Crimson Chronicle Reporter
Digital imaging is a beginning course that gives students technical expertise and hands-on practice with a range of computer and software for creating and manipulating still, two-dimensional images, as well as digital input and output devices. The class is taught by Lisa Leconte, an NMA teacher. She also holds the animation and cinema club in her class.
Digital imaging teaches students the process of Photoshop and art, along with the history of it as well.
“I think this class helps you become a more creative person, and it brings out ideas in you that you never thought you had. It also teaches you new art skills,” said Brenda Ramirez, an SAS senior.
Digital imaging uses the program Photopea in order to create the art in this class, along with the typical pencil and paper for their daily drawing warm ups. Students are able to expand their drawing skills and try new things in this class. This class will later focus on topics such as typography, website design, and color theory. They are all very important things to learn when being in a digital era. The class leads up onto their final portfolio which is something that each student will soon present to their class, that contains past work and projects done.
“It’s useful for some people, not for everyone. It would help people that do photography and famous people and benefit them. For people like me, I want to be a mechanic so it won’t help me. But it’s cool for a hobby outside of work,” said Arturo Carmona, a TCA senior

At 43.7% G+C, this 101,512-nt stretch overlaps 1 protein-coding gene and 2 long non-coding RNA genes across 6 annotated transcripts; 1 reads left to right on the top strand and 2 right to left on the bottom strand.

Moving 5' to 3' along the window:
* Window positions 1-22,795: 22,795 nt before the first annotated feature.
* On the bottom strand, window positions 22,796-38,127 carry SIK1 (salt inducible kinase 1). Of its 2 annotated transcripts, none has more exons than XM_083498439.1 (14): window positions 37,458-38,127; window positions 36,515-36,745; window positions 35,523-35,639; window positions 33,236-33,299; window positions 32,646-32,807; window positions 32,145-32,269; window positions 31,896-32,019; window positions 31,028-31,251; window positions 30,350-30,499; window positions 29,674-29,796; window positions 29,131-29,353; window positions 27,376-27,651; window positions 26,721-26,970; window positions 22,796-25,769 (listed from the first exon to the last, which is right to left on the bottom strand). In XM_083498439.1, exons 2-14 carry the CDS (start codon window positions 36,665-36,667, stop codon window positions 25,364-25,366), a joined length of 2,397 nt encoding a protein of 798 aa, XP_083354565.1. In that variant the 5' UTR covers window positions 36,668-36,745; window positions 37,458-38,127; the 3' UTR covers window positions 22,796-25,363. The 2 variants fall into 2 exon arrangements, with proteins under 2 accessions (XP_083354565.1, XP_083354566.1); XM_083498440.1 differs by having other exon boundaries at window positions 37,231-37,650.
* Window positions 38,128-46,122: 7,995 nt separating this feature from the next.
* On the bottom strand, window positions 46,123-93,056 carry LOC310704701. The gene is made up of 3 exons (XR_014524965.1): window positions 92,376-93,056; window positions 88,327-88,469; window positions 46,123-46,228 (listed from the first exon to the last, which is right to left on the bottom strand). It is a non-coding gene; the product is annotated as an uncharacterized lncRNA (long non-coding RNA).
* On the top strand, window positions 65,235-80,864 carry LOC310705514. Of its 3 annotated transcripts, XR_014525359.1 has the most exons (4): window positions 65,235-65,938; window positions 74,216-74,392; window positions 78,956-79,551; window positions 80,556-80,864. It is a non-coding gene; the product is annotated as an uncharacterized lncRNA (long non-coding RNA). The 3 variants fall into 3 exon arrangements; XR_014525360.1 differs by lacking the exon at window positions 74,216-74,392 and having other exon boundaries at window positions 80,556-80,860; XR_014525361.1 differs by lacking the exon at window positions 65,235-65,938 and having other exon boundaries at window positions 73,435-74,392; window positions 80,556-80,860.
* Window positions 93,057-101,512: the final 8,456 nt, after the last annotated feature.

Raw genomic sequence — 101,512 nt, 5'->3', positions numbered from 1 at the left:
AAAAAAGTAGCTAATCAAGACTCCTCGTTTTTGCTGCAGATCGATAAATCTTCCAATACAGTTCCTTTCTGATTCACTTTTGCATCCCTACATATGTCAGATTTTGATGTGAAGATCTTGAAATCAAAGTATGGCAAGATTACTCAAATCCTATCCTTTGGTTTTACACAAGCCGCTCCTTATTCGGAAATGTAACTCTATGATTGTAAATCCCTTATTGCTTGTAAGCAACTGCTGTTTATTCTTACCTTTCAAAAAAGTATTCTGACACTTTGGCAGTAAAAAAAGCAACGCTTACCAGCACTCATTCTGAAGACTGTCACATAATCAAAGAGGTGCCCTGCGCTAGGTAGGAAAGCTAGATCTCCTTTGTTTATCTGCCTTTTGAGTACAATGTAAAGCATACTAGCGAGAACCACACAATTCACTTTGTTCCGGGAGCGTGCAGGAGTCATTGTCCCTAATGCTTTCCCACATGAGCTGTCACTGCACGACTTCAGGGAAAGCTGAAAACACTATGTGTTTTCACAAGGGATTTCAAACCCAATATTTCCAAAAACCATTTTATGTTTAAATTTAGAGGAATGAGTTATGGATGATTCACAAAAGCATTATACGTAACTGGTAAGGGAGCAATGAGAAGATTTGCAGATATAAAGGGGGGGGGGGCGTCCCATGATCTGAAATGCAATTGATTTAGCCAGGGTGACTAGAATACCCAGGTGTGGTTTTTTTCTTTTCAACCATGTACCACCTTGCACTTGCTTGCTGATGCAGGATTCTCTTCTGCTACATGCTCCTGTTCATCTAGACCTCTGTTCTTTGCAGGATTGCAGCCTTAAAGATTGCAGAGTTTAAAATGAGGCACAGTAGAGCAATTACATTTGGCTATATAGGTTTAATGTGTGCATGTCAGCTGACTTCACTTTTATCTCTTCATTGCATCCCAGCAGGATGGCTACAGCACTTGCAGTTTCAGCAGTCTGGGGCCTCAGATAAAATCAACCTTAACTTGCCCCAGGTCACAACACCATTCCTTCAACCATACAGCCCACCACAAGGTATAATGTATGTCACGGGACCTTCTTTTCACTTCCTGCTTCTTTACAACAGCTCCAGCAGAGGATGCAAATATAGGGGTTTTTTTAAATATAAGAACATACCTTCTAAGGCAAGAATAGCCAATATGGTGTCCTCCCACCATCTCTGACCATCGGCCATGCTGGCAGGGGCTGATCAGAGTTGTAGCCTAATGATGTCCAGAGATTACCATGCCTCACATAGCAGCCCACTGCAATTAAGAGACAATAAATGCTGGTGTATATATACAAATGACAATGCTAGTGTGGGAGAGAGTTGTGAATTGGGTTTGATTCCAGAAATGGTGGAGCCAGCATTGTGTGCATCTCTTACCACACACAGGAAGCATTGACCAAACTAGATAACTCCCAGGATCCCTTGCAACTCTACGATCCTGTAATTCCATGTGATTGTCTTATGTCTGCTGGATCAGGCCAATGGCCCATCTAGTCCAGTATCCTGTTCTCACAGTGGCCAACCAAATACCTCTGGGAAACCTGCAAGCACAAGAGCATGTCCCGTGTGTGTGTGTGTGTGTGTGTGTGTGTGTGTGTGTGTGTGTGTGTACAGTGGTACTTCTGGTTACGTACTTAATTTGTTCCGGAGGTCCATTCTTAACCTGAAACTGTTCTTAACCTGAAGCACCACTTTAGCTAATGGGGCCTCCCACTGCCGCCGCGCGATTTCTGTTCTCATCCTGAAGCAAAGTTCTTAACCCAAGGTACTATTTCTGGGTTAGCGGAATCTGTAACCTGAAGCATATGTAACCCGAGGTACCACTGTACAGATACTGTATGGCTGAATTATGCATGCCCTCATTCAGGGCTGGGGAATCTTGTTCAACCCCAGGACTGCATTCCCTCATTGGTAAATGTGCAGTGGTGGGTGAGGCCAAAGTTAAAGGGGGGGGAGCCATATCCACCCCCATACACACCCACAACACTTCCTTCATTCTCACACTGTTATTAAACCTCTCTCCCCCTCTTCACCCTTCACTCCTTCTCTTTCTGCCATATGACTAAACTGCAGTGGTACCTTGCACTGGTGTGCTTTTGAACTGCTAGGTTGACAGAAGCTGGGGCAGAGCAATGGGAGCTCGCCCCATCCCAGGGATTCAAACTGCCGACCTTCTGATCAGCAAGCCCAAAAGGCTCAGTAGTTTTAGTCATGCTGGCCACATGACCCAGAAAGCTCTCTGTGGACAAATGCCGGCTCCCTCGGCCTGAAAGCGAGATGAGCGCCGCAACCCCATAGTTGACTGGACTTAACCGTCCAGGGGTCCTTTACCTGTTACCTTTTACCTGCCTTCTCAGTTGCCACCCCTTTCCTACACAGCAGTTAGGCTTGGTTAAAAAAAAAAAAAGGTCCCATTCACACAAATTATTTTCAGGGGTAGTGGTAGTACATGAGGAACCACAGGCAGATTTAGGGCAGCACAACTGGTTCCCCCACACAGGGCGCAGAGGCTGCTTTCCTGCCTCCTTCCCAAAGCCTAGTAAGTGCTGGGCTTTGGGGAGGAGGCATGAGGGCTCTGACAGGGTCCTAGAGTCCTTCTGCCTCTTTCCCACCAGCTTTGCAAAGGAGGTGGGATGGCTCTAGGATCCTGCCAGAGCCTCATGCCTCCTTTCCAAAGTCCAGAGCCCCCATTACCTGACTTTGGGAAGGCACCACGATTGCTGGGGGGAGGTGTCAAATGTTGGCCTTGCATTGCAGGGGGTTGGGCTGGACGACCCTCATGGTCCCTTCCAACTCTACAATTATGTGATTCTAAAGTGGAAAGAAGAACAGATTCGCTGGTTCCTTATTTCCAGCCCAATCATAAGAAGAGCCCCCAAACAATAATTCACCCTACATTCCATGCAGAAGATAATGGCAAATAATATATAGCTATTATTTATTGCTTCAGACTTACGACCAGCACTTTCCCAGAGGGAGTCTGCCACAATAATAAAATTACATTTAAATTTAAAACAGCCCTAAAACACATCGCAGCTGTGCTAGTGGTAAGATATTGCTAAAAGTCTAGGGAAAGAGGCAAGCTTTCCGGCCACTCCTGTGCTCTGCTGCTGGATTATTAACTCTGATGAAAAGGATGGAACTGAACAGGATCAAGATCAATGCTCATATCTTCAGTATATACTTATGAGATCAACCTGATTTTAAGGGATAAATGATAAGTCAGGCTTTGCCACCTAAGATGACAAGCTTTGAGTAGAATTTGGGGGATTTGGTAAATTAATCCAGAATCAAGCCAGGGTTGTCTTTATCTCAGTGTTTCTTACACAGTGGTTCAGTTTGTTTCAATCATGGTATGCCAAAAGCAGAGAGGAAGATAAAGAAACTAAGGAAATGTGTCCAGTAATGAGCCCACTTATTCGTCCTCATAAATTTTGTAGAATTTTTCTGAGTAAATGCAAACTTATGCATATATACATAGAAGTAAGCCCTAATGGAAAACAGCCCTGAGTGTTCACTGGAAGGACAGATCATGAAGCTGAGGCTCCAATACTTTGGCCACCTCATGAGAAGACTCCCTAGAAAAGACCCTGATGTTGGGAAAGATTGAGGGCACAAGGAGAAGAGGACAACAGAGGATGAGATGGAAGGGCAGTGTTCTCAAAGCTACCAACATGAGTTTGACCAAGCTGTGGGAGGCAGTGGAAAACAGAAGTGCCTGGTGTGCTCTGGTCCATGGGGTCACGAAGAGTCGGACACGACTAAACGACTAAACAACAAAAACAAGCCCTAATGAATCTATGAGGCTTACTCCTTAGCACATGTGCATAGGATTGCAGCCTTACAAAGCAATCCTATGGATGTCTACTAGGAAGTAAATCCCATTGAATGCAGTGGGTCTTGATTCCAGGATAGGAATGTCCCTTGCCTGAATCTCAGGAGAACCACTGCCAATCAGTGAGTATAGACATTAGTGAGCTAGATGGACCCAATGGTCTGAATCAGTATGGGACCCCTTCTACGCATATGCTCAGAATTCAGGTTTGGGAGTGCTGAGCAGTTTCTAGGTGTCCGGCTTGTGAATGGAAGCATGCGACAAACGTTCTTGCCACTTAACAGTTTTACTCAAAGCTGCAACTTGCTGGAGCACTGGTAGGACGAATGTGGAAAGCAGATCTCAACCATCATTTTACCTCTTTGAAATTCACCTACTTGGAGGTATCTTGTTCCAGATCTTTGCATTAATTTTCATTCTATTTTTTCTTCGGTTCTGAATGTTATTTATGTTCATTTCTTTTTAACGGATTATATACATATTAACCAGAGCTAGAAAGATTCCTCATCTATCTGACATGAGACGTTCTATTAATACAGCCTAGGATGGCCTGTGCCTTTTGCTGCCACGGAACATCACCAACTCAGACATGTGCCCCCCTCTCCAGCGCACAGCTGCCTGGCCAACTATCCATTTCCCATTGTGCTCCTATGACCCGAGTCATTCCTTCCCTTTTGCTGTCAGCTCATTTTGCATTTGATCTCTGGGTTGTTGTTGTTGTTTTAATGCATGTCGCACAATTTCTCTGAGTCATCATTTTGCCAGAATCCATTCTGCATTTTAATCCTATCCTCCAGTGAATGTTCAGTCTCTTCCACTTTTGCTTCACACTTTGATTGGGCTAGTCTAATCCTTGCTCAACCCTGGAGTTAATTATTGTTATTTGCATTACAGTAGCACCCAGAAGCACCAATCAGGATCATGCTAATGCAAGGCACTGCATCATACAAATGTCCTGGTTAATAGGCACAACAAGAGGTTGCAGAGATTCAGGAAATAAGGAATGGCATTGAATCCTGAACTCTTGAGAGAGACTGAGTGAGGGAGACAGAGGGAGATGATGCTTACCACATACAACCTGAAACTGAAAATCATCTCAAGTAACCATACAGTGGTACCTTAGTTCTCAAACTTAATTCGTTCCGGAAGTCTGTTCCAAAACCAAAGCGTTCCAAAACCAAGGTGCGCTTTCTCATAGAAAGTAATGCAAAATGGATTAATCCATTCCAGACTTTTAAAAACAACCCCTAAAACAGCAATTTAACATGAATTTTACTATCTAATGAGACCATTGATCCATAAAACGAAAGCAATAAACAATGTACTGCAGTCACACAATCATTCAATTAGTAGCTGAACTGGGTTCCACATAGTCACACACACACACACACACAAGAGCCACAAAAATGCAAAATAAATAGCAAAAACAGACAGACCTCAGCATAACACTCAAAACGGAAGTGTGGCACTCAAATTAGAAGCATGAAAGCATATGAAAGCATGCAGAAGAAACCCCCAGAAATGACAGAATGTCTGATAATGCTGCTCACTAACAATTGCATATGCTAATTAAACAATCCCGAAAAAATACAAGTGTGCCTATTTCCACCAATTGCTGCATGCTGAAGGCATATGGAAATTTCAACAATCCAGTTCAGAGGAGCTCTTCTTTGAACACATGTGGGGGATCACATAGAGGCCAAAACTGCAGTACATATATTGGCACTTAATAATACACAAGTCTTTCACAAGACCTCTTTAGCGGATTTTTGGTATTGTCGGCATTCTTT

The course is finished with their third unit which is Movie Poster Design. It revolves around the art styles and elements put into movie posters that are put out to this day, and students have the ability to create their own movie poster.
Now, the main focus in this class is “Restoration and Retouching,” teaching students the effect Photoshop can have on media along with how to correctly use Photoshop. The course is really great to take when wanting to pursue a future career in digital design and media.
“I like that we get to play around with making posters and photoshop, because it’s something different than doing math or English. It gives students a way to express themselves and a view into what they can study in the future,” said Sophia Guevara, an SAS senior.